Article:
Reasons Your Pets Shouldn't Sleep In Your Bed

Having a pet can be wonderful for your health. That wagging tail when you walk in the door not only makes you feel good — it probably encourages you to live a healthier lifestyle. No matter the weather, you know you have to take two walks per day. Maybe you don't stay out at the bar with your friends too late because you know you need to get home to let Fido out.

Having a pet has been associated with lower blood pressure, lower cholesterol levels, lower triglyceride levels, and decreased feelings of loneliness.

While these traits are heartwarming, we have to draw the line somewhere. No matter how much you love your four-legged friend, sharing your bed is a bad idea. Disclaimer: I'm not a sleep-with-my-dog kind of gal. Humans belong in beds, animals on the floor. You're not going to convince me otherwise, especially after researching for this article!

However, I may be alone in that stance. In the United States, more than 60 percent of households have a dog, and of those dog owners, 50 percent allow their pets to sleep in bed with them. Of the 250 diseases that have been passed from animals to humans, 100 of those diseases came from domestic animals. That means your pets could be carrying some nasty diseases like parasites and staph infections.

Why do we sleep with our pets?

Once you make room in your bed for your furry friend, it can be hard to break the cycle for both of you. "Dogs add companionship if you are single or in a bad relationship," Susan Nelson, DVM, a clinical associate professor at the Kansas State University College of Veterinary Medicine, told Everyday Health. "They provide extra warmth on a cold night. They evoke a sense of security, especially for children who are scared of the dark. They give an added sense of safety from potential intruders. It may also create a greater bond between you and your dog. Let's face it: it's hard to beat a warm, furry bundle of unconditional love."

However, if you decide to let your pet cuddle up while your husband is out of town, it's common for that relationship to continue. And listen up, ladies, because we're the culprits. Studies show that 25 percent of women report sleeping with a pet, while only 16 percent of men do.

You could get bubonic plague

Yes, you read that right. Bubonic plague is not just for European history books. Cats and dogs can still carry the fleas that spread this disease, and sleeping next to them puts you at risk. When our pets share our beds, those fleas can jump off of their fur and onto our sheets.

From 1977 to 1998, there were 23 documented cases of human bubonic plague that could be attributed to the family cat! Sadly, five of these cases of the plague were fatal. Make sure your pet is getting regular trips to the vet to avoid these diseases in the first place.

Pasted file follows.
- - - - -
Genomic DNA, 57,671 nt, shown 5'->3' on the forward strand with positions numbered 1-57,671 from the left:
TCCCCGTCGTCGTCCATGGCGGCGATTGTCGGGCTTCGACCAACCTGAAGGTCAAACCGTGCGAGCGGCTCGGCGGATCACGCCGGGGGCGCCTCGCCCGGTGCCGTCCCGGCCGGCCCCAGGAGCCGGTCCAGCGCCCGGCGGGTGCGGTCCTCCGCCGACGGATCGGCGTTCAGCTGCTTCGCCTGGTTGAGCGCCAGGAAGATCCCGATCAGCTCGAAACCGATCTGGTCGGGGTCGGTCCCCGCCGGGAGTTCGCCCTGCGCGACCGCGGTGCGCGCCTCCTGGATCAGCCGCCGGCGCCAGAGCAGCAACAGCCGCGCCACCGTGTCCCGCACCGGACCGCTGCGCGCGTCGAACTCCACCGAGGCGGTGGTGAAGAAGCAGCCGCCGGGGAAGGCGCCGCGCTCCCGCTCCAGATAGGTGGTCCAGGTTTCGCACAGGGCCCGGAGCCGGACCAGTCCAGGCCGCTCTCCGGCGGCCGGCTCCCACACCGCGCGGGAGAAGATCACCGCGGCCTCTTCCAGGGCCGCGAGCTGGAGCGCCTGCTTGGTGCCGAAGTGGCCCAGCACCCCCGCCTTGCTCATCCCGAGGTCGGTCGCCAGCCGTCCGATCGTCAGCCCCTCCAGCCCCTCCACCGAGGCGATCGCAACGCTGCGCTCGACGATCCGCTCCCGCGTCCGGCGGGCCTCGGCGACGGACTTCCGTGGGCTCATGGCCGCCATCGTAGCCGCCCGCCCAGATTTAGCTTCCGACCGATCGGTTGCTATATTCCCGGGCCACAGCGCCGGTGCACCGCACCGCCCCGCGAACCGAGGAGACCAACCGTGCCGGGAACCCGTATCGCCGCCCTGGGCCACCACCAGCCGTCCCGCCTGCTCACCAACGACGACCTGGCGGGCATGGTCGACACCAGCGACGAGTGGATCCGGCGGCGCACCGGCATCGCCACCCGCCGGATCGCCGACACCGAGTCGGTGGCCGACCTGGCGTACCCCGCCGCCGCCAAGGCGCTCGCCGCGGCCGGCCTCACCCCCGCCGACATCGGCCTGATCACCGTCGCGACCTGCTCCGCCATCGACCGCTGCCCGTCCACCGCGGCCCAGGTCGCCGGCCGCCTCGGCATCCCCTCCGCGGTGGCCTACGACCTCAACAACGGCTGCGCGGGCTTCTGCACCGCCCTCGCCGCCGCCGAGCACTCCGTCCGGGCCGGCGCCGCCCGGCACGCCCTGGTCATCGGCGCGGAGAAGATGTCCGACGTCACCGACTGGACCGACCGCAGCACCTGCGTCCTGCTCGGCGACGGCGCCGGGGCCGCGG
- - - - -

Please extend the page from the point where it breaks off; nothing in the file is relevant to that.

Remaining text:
Say hello to parasites

You probably are on top of your pet's health. You schedule those vet appointments, order that heartworm medication, and get those walks in. You know how sick your dog could get from a parasite like hookworm or roundworm, so being the amazing pet owner you are, you take care of it. However, have you done the same for you?

If your dog is already infected with a parasite like roundworm, the parasite's eggs are on his coat. When he snuggles up next to you, those eggs could shed off into your sheets and nestle into your skin.

You could get scratched

Cat-scratch disease is a serious one that usually occurs when you are scratched (get it?) by a flea-infested cat. This disease can make you pretty sick and can affect your liver, spleen, and kidneys.

And it doesn't matter if your cat doesn't actually scratch you. Just sleeping next to or being licked by your cat could be enough to pass the disease. Again, make sure your cat is healthy in the first place. Then let her sleep in her own bed or space in the house.

You're at risk for meningitis

You've probably heard of meningitis outbreaks breaking out on college campuses where everyone is living in such tight quarters. It turns out that your family pet could be carrying the infection, and the closer you get, the more at risk you are.

In 1985, a 60-year-old woman in the United Kingdom was diagnosed with meningitis after admitting to regularly kissing her dog on the mouth. In another meningitis case, a newborn baby was diagnosed after the family cat used the babe's pacifier as a toy. Ew!

Sleeping in bed with your pets not only makes it more likely that they will lick you. Simply being that close every night can get you sick.

Your pet could pass staph infections

Serious staph infections like MRSA can be passed from animals to humans. MRSA is a bacteria that is resistant to many antibiotics, making it difficult to treat. Dogs and cats can carry this bacteria in their mouths and saliva. Now you're going to need to sit down before I tell you this next one. And I hope you didn't just eat.

A 51-year-old woman in Japan was diagnosed with a staph infection that started in her ear. Doctors determined that her dog infected her when she let her dog lick her stitches from a recent ear surgery. No, just no.

Watch out if you have allergies